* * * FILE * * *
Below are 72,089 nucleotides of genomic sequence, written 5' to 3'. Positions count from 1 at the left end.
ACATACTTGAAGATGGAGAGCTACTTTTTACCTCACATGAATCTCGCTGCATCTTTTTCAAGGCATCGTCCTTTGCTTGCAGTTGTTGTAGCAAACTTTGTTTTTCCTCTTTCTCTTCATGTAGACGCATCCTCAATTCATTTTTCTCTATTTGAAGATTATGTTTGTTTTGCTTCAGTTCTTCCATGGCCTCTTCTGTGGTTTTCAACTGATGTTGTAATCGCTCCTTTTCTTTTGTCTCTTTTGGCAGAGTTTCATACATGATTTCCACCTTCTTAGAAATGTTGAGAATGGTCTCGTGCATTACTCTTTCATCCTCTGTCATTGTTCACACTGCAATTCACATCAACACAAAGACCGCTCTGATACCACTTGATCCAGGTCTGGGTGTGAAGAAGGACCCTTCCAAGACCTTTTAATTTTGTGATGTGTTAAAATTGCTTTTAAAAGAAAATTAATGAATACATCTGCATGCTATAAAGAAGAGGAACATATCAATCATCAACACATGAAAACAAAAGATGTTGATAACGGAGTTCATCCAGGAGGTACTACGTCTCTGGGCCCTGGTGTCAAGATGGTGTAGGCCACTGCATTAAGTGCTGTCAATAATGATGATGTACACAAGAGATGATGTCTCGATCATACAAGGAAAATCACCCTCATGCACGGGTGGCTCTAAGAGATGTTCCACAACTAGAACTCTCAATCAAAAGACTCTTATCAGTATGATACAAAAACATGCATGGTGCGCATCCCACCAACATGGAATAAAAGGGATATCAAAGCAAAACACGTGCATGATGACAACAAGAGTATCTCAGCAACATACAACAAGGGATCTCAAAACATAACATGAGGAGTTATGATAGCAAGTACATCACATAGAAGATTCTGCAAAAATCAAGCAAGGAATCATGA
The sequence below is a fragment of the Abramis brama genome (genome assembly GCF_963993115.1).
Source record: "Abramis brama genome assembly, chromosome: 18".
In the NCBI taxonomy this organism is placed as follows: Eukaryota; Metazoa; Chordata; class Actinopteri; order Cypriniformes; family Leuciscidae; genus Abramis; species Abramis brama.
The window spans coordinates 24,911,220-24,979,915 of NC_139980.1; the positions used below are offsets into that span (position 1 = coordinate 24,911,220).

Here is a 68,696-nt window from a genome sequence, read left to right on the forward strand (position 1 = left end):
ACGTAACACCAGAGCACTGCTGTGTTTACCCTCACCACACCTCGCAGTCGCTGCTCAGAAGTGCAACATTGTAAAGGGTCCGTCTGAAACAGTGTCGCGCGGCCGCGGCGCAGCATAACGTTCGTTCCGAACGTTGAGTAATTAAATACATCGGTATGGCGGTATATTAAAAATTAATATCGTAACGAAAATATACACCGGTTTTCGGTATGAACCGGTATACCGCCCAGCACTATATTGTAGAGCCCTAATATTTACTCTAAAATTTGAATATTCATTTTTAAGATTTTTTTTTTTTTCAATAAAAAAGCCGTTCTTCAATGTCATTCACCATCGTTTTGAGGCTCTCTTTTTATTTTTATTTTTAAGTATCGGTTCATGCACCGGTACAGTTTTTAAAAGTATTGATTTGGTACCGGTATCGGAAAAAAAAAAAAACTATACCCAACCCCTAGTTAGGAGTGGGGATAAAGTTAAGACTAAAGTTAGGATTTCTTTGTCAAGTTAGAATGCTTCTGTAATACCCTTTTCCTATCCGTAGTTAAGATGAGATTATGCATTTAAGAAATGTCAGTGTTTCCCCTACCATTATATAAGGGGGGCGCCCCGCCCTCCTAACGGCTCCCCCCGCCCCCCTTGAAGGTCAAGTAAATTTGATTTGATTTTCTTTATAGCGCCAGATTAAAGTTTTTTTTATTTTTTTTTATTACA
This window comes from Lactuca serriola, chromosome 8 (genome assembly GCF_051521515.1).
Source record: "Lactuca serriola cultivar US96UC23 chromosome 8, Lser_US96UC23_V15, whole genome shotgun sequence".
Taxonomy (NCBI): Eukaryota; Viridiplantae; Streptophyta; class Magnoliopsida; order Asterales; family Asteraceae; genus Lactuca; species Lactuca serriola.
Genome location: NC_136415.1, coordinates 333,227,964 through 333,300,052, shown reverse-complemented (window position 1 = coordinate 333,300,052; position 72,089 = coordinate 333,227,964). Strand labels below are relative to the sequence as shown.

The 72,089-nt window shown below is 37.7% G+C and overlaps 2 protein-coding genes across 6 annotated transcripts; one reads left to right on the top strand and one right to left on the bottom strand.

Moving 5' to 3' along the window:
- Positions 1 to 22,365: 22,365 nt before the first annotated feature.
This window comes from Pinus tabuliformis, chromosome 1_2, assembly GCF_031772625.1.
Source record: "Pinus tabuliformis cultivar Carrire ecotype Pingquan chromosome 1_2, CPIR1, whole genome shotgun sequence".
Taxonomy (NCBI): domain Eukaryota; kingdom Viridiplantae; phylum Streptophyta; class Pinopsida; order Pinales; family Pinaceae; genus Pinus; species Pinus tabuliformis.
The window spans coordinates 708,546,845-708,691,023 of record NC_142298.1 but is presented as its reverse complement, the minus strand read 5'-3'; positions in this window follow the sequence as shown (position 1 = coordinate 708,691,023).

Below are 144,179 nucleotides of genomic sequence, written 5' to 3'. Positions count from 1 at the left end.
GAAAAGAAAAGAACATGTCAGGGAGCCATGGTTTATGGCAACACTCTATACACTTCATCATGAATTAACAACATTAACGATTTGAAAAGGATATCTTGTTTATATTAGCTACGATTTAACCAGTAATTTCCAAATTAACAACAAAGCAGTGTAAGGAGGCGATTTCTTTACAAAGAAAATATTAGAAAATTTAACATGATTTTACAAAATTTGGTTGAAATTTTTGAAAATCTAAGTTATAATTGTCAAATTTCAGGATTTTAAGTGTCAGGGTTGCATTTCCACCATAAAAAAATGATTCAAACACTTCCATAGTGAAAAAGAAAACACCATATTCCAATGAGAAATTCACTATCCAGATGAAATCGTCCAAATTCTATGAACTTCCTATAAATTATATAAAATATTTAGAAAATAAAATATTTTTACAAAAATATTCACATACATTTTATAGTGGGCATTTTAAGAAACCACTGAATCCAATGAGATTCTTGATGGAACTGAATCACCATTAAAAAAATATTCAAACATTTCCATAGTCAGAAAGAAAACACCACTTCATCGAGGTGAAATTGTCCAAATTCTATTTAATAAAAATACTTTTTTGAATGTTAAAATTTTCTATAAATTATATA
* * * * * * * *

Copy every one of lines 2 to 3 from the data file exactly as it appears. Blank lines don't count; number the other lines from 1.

ACATACTTGAAGATGGAGAGCTACTTTTTACCTCACATGAATCTCGCTGCATCTTTTTCAAGGCATCGTCCTTTGCTTGCAGTTGTTGTAGCAAACTTTGTTTTTCCTCTTTCTCTTCATGTAGACGCATCCTCAATTCATTTTTCTCTATTTGAAGATTATGTTTGTTTTGCTTCAGTTCTTCCATGGCCTCTTCTGTGGTTTTCAACTGATGTTGTAATCGCTCCTTTTCTTTTGTCTCTTTTGGCAGAGTTTCATACATGATTTCCACCTTCTTAGAAATGTTGAGAATGGTCTCGTGCATTACTCTTTCATCCTCTGTCATTGTTCACACTGCAATTCACATCAACACAAAGACCGCTCTGATACCACTTGATCCAGGTCTGGGTGTGAAGAAGGACCCTTCCAAGACCTTTTAATTTTGTGATGTGTTAAAATTGCTTTTAAAAGAAAATTAATGAATACATCTGCATGCTATAAAGAAGAGGAACATATCAATCATCAACACATGAAAACAAAAGATGTTGATAACGGAGTTCATCCAGGAGGTACTACGTCTCTGGGCCCTGGTGTCAAGATGGTGTAGGCCACTGCATTAAGTGCTGTCAATAATGATGATGTACACAAGAGATGATGTCTCGATCATACAAGGAAAATCACCCTCATGCACGGGTGGCTCTAAGAGATGTTCCACAACTAGAACTCTCAATCAAAAGACTCTTATCAGTATGATACAAAAACATGCATGGTGCGCATCCCACCAACATGGAATAAAAGGGATATCAAAGCAAAACACGTGCATGATGACAACAAGAGTATCTCAGCAACATACAACAAGGGATCTCAAAACATAACATGAGGAGTTATGATAGCAAGTACATCACATAGAAGATTCTGCAAAAATCAAGCAAGGAATCATGA
The sequence below is a fragment of the Abramis brama genome (genome assembly GCF_963993115.1).